Even better, and more conducive to the maintenance of unity in the Baha'i world is for the UHJ to keep itself strictly neutral on these interpretive issues, since that institution has no interpretive authority anyway, according to the Will and Testament of 'Abdu'l-Baha, and the letters of Shoghi Effendi. If the UHJ insists on imposing some sort of line between "right thinking"(orthodox)Baha'is, and those who make other choices(heretic)Baha'is, then the unity of the Baha'i world is in very great danger. It is not the presence of the diversity of ideas that threatens the Faith of Baha'u'llah; it is those that fear such diversity.

"While the religion of God is the promoter of truth, the founder of science and knowledge, it is full of goodwill for learned men; it is the civilizer of mankind, the discoverer of the secrets of nature, and the enlightener of the horizons of the world. Consequently, how can it be said to oppose knowledge? God forbid! Nay, for God, knowledge is the most glorious gift of man and the most noble of human perfections. To oppose knowledge is ignorant, and he who detests knowledge and science is not a man, but rather an animal without intelligence. For knowledge is light, life, felicity, perfection, beauty, and the means of approaching the Threshold of Unity. Knowledge is identical with guidance, and ignorance is real error. Happy are those who spend their days in gaining knowledge, in discovering the secrets of nature, and in penetrating the subtleties of pure truth! Woe to those who are contented with ignorance, whose hearts are gladdened by thoughtless imitation, who have fallen into the lowest depths of ignorance and foolishness, and who have wasted their lives!"(Some Answered Questions p.137)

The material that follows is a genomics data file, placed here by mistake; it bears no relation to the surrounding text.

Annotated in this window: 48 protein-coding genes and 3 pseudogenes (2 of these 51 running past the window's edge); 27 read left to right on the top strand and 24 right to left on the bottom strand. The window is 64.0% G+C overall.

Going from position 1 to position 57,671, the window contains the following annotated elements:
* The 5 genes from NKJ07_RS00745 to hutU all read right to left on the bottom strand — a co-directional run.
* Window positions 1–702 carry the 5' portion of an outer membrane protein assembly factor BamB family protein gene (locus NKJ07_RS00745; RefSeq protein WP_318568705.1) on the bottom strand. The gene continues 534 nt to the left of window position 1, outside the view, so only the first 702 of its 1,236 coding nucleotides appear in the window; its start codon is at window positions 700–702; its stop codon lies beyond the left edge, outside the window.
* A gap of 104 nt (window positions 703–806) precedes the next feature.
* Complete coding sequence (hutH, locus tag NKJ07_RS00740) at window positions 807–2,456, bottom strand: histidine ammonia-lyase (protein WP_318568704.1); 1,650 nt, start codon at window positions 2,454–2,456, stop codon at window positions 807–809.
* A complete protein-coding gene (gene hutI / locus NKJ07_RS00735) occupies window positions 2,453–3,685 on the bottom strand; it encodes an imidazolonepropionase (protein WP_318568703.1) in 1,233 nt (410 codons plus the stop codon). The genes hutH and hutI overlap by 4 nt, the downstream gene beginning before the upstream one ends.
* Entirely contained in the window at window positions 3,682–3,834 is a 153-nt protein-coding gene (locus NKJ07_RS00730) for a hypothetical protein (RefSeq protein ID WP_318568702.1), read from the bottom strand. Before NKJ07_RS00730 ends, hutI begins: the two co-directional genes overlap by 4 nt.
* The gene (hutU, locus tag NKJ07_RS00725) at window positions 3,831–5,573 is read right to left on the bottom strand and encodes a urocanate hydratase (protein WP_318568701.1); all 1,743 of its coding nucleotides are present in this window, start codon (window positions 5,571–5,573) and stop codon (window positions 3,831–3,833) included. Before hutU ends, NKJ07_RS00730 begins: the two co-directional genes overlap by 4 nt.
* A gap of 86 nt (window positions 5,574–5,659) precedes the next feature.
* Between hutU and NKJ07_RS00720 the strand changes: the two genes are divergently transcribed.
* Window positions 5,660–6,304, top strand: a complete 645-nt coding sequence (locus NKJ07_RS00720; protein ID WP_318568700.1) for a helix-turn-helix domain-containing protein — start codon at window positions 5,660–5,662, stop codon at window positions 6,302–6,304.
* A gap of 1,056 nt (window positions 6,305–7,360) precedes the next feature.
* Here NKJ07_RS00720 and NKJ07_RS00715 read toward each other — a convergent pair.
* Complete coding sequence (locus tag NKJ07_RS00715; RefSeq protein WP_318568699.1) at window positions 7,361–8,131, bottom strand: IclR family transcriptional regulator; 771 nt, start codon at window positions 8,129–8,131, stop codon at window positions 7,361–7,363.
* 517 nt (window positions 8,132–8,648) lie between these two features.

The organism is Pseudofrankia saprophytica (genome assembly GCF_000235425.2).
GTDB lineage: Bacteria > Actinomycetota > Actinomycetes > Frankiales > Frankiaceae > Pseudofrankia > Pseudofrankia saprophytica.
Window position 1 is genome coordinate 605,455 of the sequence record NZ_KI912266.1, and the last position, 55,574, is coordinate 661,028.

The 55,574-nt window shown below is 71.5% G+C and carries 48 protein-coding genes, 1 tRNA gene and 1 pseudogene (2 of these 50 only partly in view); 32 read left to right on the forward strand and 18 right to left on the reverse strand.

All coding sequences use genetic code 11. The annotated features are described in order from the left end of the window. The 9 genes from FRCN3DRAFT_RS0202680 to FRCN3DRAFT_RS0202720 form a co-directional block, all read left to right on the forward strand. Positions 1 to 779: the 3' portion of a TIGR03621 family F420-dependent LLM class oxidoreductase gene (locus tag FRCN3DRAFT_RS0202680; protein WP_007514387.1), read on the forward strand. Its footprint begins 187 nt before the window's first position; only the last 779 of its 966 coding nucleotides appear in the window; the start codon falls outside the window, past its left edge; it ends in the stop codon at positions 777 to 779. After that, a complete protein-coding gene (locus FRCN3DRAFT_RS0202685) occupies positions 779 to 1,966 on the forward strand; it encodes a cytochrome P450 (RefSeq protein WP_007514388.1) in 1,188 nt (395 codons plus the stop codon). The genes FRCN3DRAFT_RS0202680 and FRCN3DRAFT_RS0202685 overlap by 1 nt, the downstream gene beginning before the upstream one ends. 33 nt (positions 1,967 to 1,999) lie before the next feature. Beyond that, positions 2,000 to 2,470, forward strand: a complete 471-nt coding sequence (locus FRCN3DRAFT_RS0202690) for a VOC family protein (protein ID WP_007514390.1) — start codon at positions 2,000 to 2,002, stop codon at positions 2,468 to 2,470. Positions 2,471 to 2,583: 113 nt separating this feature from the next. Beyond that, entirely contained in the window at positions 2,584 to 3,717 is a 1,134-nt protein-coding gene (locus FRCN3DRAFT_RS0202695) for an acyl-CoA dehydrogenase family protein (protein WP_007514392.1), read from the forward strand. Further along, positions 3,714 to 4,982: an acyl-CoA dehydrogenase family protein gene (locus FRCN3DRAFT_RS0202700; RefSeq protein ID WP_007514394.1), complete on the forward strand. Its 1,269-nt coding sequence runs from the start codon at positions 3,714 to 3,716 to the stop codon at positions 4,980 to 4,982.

(November 15,1999)